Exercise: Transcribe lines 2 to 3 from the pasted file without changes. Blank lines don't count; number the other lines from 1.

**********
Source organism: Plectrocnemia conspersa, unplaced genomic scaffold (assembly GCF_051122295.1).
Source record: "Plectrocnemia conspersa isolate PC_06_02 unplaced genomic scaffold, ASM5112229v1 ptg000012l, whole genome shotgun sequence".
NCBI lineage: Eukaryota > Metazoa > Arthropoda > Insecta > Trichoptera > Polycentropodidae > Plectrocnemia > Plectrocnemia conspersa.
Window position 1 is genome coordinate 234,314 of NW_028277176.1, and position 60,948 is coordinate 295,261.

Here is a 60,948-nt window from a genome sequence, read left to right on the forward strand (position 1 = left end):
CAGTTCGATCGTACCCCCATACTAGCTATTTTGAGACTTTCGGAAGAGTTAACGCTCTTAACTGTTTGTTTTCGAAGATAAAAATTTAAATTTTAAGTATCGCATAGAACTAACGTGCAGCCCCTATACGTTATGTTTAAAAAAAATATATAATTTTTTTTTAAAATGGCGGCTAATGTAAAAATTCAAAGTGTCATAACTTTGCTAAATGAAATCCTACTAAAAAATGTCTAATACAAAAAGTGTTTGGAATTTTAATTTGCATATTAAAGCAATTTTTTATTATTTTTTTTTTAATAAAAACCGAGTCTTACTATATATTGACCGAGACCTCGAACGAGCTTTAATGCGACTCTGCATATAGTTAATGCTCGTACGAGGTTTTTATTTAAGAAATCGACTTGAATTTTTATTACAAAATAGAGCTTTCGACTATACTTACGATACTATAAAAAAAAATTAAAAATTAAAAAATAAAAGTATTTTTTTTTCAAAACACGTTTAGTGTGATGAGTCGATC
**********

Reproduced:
Source record: "Plectrocnemia conspersa isolate PC_06_02 unplaced genomic scaffold, ASM5112229v1 ptg000012l, whole genome shotgun sequence".
NCBI lineage: Eukaryota > Metazoa > Arthropoda > Insecta > Trichoptera > Polycentropodidae > Plectrocnemia > Plectrocnemia conspersa.